China remains a highly attractive consumer market and global supply chain hub, despite the ongoing Covid-19 pandemic and geopolitical tensions. In fact, international businesses are looking to increase the proportion of their China-based supply chains, in addition to strengthening their digital propositions to tap into the Chinese consumer market.
These are some of the insights from HSBC’s Navigator: Growing with China report, a survey of 1,100 companies across 11 key markets across the world including Malaysia that was launched at the China International Import Expo in Shanghai.
In China, For China
China’s pivotal role in global supply chains has proven durable. The survey shows that, contrary to some commentary, many companies are in fact increasing their exposure to the country. Some 75% of companies, including 70% of US companies, said they expect to increase their supply-chain footprint in China over the next two years.
The most bullish are companies from Malaysia; recording the highest percentage of 93% expecting to increase the proportion of their supply chains based in mainland China in the next two years. Among the biggest reasons are increasing speed to market and China’s growing consumer demand.
Stuart Tait, Regional Head of Commercial Banking for Asia-Pacific at HSBC, said: “China remains a key supply chain hub for international corporates. While other markets have become more competitive in areas such as labour costs, they are yet to reproduce the sophisticated ecosystem that has developed in the mainland. Because China’s consumer market is growing by the minute, more international companies are adopting an in-China-for China strategy whereby they produce goods for Chinese consumers.”
First in, first out
China‘s “first in, first out” economic recovery from the Covid-19 pandemic is also fuelling optimism among companies across the world: Three-quarters (75%) of those surveyed expect sales in or exports to China to grow in the next two years, with businesses from Malaysia (88%), Mexico (86%), and Singapore (84%) feeling the most bullish.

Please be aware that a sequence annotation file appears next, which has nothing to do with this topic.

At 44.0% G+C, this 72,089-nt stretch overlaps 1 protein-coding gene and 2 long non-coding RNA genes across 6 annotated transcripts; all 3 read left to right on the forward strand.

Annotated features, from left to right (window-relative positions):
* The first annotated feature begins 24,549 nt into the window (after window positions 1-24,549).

Stuart Milne, Chief Executive Officer, HSBC Malaysia said: “It is very encouraging to see that businesses from Malaysia are more optimistic than companies from other surveyed countries. Malaysia tops the score with 93% expecting to increase their supply chains in China while 88% are bullish on growing sales in or exports to China over the next two years.
“This upbeat outlook reflects the strong bilateral trade ties shared by the two countries. HSBC’s market-leading expertise in facilitating international trade, coupled with our long history in both China and Malaysia, means that we are ideally positioned to support our customers in this area.”
More than three in four (76%) US companies say they expect sales in or exports to China to grow, on par with the global average despite geopolitical and trade tensions. Tellingly, nearly three in ten (29%) US companies expect growth of more than 20 percent, compared to the global average of 21%.
Tait added: “Much of the optimism and ambition over the Chinese market is down to the mainland’s early recovery from the pandemic and its relatively strong demand compared to other markets. The country’s vast market and its unrivalled manufacturing infrastructure remain compelling reasons not just to maintain business with China, but in many cases to increase it.”
Milne added: “We continue to see positive momentum in terms of the Malaysia-China trade and investment. By the end of 2019, China was Malaysia’s largest trading partner for the 11th consecutive year. In fact, trade with China continues to see growth this year, recording a 3% growth during the period of January to September 2020 compared to the same period of 2019 in spite of the current challenging conditions.
While global companies foresee a broad-based recovery across the Chinese economy, they are noticeably more optimistic about the outlook of service industries over the next 24 months. They also note an increasing interest in the quality of products, with more people placing a premium on advanced technology, safety and longevity.
Relying on platforms to succeed in China
Businesses recognise that the pandemic has accelerated the pace of technology adoption and that they need to join the race if they are to compete.
Four in nine (44%) businesses are looking to strengthen their digital presence within China by upgrading their technology / e-commerce platforms. Some 63% of respondents say they intend to both use proprietary platforms and partner with local digital platforms. While an overwhelming number of businesses concentrate their sales in Tier 1 and Tier 2 cities, strengthening digital platforms will enable them to tap into the huge consumption potential of the wider Chinese market.